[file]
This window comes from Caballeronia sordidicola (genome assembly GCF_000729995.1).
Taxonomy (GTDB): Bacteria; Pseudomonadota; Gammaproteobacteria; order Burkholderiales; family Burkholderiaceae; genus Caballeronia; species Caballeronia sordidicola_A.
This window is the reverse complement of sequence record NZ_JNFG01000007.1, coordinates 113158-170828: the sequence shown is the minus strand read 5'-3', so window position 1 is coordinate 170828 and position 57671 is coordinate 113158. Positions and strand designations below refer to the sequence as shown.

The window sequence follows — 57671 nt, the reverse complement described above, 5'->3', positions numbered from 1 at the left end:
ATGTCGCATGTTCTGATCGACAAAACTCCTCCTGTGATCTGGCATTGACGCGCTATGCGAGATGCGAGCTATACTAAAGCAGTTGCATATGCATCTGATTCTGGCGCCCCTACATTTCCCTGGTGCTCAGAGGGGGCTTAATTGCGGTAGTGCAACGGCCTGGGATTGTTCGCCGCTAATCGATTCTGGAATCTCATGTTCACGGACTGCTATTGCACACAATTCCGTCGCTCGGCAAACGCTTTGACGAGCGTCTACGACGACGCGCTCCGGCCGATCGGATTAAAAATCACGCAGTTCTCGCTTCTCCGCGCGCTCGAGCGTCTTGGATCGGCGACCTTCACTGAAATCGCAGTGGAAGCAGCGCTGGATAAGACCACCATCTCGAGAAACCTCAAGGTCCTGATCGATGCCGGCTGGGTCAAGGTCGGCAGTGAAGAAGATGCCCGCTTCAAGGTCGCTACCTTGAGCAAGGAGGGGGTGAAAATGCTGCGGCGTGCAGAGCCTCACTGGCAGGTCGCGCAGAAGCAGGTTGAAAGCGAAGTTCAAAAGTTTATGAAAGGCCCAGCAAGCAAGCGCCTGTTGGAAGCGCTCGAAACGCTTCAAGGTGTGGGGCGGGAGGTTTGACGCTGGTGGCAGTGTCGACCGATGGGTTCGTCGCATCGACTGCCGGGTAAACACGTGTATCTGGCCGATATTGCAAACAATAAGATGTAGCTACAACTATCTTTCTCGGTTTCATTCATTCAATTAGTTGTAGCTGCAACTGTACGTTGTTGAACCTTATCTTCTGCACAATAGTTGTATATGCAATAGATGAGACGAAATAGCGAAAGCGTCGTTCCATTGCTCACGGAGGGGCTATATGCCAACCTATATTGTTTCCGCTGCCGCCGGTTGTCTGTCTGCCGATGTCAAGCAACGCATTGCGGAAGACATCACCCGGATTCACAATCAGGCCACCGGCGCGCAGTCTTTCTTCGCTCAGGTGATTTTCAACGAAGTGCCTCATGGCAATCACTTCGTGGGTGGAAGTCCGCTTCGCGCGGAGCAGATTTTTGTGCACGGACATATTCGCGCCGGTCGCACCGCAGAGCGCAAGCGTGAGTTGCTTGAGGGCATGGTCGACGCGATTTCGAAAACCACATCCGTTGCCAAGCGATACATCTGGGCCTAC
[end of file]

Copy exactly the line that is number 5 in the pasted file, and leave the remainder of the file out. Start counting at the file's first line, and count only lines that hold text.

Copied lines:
ATGTCGCATGTTCTGATCGACAAAACTCCTCCTGTGATCTGGCATTGACGCGCTATGCGAGATGCGAGCTATACTAAAGCAGTTGCATATGCATCTGATTCTGGCGCCCCTACATTTCCCTGGTGCTCAGAGGGGGCTTAATTGCGGTAGTGCAACGGCCTGGGATTGTTCGCCGCTAATCGATTCTGGAATCTCATGTTCACGGACTGCTATTGCACACAATTCCGTCGCTCGGCAAACGCTTTGACGAGCGTCTACGACGACGCGCTCCGGCCGATCGGATTAAAAATCACGCAGTTCTCGCTTCTCCGCGCGCTCGAGCGTCTTGGATCGGCGACCTTCACTGAAATCGCAGTGGAAGCAGCGCTGGATAAGACCACCATCTCGAGAAACCTCAAGGTCCTGATCGATGCCGGCTGGGTCAAGGTCGGCAGTGAAGAAGATGCCCGCTTCAAGGTCGCTACCTTGAGCAAGGAGGGGGTGAAAATGCTGCGGCGTGCAGAGCCTCACTGGCAGGTCGCGCAGAAGCAGGTTGAAAGCGAAGTTCAAAAGTTTATGAAAGGCCCAGCAAGCAAGCGCCTGTTGGAAGCGCTCGAAACGCTTCAAGGTGTGGGGCGGGAGGTTTGACGCTGGTGGCAGTGTCGACCGATGGGTTCGTCGCATCGACTGCCGGGTAAACACGTGTATCTGGCCGATATTGCAAACAATAAGATGTAGCTACAACTATCTTTCTCGGTTTCATTCATTCAATTAGTTGTAGCTGCAACTGTACGTTGTTGAACCTTATCTTCTGCACAATAGTTGTATATGCAATAGATGAGACGAAATAGCGAAAGCGTCGTTCCATTGCTCACGGAGGGGCTATATGCCAACCTATATTGTTTCCGCTGCCGCCGGTTGTCTGTCTGCCGATGTCAAGCAACGCATTGCGGAAGACATCACCCGGATTCACAATCAGGCCACCGGCGCGCAGTCTTTCTTCGCTCAGGTGATTTTCAACGAAGTGCCTCATGGCAATCACTTCGTGGGTGGAAGTCCGCTTCGCGCGGAGCAGATTTTTGTGCACGGACATATTCGCGCCGGTCGCACCGCAGAGCGCAAGCGTGAGTTGCTTGAGGGCATGGTCGACGCGATTTCGAAAACCACATCCGTTGCCAAGCGATACATCTGGGCCTAC